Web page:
MINING NEWS: Bre-X trial enters final stages
Geologist in gold-salting hoax faces 8 charges of insider trading, misleading investors; proceedings stretched over 6 years
By Gary Park
For Mining News
A decade after more than C$6 billion in shareholders’ value evaporated and six years after a court trial began, what has been described as the world’s largest mining scandal has entered its final legal proceedings.
By early September final arguments in the trial of former Bre-X Minerals chief geologist John Felderhof are expected to wrap up before the Ontario Superior Court.
Felderhof faces eight criminal charges, accused by the Ontario Securities Commission of illegal insider trading and issuing press releases that misled investors about the size of a gold find in Indonesia, claimed to be about 200 million ounces or 8 percent of the world’s known gold.
Tens of thousands of investors from around the world flocked to Bre-X, which started out as a junior mining company based in Calgary trading penny stocks, climbed during two years to over C$286 and plunged back to its beginnings after an evaluation by U.S. miner Freeport McMoRan, a prospective operator of the mine, found the deposit was worthless.
Samples had been saltedIt was disclosed that samples of the gold were salted. God dust was sprinkled into crushed ore from the Indonesia mine to enhance the mineral readings.
Some small investors had already pocketed fortunes, but many lost their life savings and were left to mount futile class action suits.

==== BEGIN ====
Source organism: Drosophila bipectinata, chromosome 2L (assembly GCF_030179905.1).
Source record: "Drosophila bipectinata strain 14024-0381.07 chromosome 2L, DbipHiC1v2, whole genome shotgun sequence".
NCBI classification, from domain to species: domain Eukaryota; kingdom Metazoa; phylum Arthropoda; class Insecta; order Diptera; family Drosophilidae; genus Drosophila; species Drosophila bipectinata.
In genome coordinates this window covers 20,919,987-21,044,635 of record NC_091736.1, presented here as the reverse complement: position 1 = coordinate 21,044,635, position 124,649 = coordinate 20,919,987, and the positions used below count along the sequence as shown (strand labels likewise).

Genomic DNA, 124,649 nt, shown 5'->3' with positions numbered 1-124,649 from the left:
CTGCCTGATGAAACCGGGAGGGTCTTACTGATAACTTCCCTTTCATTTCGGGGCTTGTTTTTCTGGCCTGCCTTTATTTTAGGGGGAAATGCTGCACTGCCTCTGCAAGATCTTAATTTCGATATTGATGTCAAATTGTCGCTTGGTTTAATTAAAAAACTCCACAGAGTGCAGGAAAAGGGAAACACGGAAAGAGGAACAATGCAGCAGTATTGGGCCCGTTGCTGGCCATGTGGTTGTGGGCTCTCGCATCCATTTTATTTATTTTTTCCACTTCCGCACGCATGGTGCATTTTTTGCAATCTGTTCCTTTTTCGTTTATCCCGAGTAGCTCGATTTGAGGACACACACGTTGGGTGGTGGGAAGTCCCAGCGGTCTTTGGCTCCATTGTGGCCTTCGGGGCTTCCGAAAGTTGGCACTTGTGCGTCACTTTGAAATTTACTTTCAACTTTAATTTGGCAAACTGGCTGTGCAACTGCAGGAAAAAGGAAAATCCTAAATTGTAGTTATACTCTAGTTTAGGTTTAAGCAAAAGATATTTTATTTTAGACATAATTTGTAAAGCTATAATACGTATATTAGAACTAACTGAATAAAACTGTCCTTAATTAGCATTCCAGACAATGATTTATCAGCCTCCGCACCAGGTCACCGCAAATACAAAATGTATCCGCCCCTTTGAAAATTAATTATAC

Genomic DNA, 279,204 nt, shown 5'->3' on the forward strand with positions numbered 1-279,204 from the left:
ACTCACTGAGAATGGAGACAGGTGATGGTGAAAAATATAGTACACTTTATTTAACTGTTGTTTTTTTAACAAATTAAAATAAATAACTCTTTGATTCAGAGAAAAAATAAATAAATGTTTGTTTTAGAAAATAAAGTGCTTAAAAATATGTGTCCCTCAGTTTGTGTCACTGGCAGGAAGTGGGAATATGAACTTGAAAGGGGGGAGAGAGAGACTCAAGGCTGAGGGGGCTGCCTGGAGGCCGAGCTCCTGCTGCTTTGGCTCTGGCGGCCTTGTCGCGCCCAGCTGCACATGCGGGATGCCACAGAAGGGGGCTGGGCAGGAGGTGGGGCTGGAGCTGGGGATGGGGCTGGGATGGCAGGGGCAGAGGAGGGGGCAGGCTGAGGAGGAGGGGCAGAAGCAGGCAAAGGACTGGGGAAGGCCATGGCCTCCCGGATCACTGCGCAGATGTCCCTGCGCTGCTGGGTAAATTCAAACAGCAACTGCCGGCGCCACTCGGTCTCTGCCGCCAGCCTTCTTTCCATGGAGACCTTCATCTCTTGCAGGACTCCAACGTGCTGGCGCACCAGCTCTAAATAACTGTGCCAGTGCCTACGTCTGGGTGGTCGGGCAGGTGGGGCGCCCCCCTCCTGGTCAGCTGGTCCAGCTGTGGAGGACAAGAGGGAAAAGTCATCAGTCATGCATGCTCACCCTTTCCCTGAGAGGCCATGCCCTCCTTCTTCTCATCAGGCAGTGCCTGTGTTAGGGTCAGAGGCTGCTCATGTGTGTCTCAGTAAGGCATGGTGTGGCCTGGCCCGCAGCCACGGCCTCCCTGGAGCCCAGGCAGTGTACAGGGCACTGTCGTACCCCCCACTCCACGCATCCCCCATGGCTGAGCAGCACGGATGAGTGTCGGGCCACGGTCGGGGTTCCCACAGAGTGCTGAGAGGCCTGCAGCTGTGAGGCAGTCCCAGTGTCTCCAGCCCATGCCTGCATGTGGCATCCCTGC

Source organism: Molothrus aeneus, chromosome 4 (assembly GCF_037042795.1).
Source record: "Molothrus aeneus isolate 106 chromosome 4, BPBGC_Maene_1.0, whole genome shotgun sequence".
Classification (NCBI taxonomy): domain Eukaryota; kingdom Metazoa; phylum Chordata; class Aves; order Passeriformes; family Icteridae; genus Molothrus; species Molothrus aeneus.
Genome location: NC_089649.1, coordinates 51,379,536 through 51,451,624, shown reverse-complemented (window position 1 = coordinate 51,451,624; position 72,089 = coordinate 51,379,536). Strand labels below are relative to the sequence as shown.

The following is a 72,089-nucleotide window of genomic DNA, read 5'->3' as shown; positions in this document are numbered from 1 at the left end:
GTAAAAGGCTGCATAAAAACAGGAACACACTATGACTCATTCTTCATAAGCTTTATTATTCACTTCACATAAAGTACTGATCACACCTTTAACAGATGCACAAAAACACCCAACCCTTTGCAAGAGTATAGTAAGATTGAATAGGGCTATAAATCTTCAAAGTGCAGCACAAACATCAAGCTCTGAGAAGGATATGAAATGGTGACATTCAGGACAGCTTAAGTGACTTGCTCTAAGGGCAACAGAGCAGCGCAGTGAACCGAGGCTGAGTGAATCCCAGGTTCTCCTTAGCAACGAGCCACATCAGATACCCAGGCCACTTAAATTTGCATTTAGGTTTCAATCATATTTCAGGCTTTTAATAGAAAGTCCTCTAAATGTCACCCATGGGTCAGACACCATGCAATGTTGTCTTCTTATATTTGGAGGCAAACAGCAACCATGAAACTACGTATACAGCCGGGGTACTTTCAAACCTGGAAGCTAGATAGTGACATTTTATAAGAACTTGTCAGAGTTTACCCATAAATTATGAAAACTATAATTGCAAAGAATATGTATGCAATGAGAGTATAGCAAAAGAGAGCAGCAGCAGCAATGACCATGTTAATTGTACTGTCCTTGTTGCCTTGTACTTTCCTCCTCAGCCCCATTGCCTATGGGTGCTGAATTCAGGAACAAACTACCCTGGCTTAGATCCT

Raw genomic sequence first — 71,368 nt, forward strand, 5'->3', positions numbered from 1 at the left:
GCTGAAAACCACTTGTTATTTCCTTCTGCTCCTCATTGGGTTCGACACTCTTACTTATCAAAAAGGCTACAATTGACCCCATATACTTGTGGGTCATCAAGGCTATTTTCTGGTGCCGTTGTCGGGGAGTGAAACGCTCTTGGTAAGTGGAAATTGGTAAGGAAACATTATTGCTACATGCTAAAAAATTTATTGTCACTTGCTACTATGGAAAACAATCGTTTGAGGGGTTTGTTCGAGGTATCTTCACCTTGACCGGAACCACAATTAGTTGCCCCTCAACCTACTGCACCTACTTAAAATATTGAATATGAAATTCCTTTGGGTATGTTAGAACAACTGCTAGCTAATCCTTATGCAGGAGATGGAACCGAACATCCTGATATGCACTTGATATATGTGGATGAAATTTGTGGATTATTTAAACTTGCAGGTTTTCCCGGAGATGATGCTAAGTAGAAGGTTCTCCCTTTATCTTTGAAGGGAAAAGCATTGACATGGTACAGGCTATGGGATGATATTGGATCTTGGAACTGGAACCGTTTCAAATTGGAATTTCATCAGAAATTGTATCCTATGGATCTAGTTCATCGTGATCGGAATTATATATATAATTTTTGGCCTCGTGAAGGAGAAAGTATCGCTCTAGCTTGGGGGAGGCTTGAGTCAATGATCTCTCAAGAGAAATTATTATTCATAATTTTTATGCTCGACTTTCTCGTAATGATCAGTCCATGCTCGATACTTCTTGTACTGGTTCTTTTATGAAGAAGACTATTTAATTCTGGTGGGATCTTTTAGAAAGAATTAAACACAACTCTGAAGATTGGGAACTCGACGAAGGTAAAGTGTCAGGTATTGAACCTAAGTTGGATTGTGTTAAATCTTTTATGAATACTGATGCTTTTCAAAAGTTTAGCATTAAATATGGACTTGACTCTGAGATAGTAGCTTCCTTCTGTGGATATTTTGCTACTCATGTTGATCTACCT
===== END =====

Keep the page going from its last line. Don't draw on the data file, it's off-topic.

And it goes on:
It wasn’t just individual investors who paid the price. Among the losers were three of Canada’s largest public sector pension plans, who wrote off a combined C$215 million.
Felderhof, who has moved to the Cayman Islands, is accused of selling C$84 million of Bre-X shares in 1996 while in possession of undisclosed information.
He is not expected to make an appearance at the trial, which is taking place before a largely empty court room.
To date Felderhof’s only court appearance was in October 2005, but he never testified in the current case.
Felderhof faces C$1 million fine, prison timeIf convicted he faces a fine of C$1 million, two years in prison and other financial penalties.
Felderhof’s lawyer Joe Groia said Aug. 21 that his client should not be convicted unless the securities commission could prove he knew that Bre-X releases were false.
He said it had to be shown that Felderhof was involved in more than just the “innocent act of issuing press releases … he has to know the (gold) results have been tampered with and therefore the press releases are false and misleading.”
Commission lawyer Emily Cole rejected that claim, saying the prosecution’s case rests on the authorization of the releases, which created a market for Bre-X shares and enabled Felderhof to profit from the sale of his own shares.
She said Felderhof was an experienced geologist and the only Bre-X officer based in Indonesia.
As such he bore the responsibility for press releases that boosted the estimates of Bre-X’s gold reserves.
David Walsh founded Bre-X in 1989, but the company did not make a profit until 1993 after Walsh took the advice of Felderhof and bought the Indonesian property.
The initial results yielded estimates of 17 million ounces of gold, making it the richest find to that point.
Walsh moved to the Bahamas where he died in 1998 at the age of 52 of a reported brain aneurysm.